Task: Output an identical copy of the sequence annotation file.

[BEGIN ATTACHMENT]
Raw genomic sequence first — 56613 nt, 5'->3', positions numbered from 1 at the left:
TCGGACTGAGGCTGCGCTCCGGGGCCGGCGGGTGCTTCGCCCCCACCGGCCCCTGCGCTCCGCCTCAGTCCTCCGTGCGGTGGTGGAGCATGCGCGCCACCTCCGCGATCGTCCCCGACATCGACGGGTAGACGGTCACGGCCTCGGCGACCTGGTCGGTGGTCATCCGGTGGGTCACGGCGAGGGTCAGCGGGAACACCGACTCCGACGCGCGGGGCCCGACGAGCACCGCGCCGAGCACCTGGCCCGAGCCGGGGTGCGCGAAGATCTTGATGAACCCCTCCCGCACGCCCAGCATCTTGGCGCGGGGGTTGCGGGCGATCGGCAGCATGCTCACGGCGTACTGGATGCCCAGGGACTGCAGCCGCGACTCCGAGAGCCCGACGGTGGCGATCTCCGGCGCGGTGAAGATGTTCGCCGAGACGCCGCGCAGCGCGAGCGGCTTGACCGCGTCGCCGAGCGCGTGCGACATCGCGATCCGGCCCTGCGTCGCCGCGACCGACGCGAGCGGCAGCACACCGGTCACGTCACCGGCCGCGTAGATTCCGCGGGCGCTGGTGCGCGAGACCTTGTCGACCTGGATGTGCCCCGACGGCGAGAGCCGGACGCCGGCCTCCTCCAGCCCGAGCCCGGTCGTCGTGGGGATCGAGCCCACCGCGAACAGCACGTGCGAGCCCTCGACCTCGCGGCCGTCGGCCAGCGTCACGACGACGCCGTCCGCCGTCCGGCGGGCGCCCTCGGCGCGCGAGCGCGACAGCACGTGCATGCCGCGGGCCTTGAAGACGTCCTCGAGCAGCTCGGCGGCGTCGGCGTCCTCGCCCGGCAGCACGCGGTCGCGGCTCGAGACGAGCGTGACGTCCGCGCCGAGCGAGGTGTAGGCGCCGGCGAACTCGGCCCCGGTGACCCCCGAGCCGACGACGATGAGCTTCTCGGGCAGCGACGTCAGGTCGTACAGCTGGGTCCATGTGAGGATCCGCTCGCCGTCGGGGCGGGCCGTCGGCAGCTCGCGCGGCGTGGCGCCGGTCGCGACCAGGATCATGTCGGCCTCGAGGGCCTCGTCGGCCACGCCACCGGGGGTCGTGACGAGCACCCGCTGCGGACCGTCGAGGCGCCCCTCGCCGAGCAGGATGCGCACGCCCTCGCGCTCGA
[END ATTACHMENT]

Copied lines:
Raw genomic sequence first — 56613 nt, 5'->3', positions numbered from 1 at the left:
TCGGACTGAGGCTGCGCTCCGGGGCCGGCGGGTGCTTCGCCCCCACCGGCCCCTGCGCTCCGCCTCAGTCCTCCGTGCGGTGGTGGAGCATGCGCGCCACCTCCGCGATCGTCCCCGACATCGACGGGTAGACGGTCACGGCCTCGGCGACCTGGTCGGTGGTCATCCGGTGGGTCACGGCGAGGGTCAGCGGGAACACCGACTCCGACGCGCGGGGCCCGACGAGCACCGCGCCGAGCACCTGGCCCGAGCCGGGGTGCGCGAAGATCTTGATGAACCCCTCCCGCACGCCCAGCATCTTGGCGCGGGGGTTGCGGGCGATCGGCAGCATGCTCACGGCGTACTGGATGCCCAGGGACTGCAGCCGCGACTCCGAGAGCCCGACGGTGGCGATCTCCGGCGCGGTGAAGATGTTCGCCGAGACGCCGCGCAGCGCGAGCGGCTTGACCGCGTCGCCGAGCGCGTGCGACATCGCGATCCGGCCCTGCGTCGCCGCGACCGACGCGAGCGGCAGCACACCGGTCACGTCACCGGCCGCGTAGATTCCGCGGGCGCTGGTGCGCGAGACCTTGTCGACCTGGATGTGCCCCGACGGCGAGAGCCGGACGCCGGCCTCCTCCAGCCCGAGCCCGGTCGTCGTGGGGATCGAGCCCACCGCGAACAGCACGTGCGAGCCCTCGACCTCGCGGCCGTCGGCCAGCGTCACGACGACGCCGTCCGCCGTCCGGCGGGCGCCCTCGGCGCGCGAGCGCGACAGCACGTGCATGCCGCGGGCCTTGAAGACGTCCTCGAGCAGCTCGGCGGCGTCGGCGTCCTCGCCCGGCAGCACGCGGTCGCGGCTCGAGACGAGCGTGACGTCCGCGCCGAGCGAGGTGTAGGCGCCGGCGAACTCGGCCCCGGTGACCCCCGAGCCGACGACGATGAGCTTCTCGGGCAGCGACGTCAGGTCGTACAGCTGGGTCCATGTGAGGATCCGCTCGCCGTCGGGGCGGGCCGTCGGCAGCTCGCGCGGCGTGGCGCCGGTCGCGACCAGGATCATGTCGGCCTCGAGGGCCTCGTCGGCCACGCCACCGGGGGTCGTGACGAGCACCCGCTGCGGACCGTCGAGGCGCCCCTCGCCGAGCAGGATGCGCACGCCCTCGCGCTCGA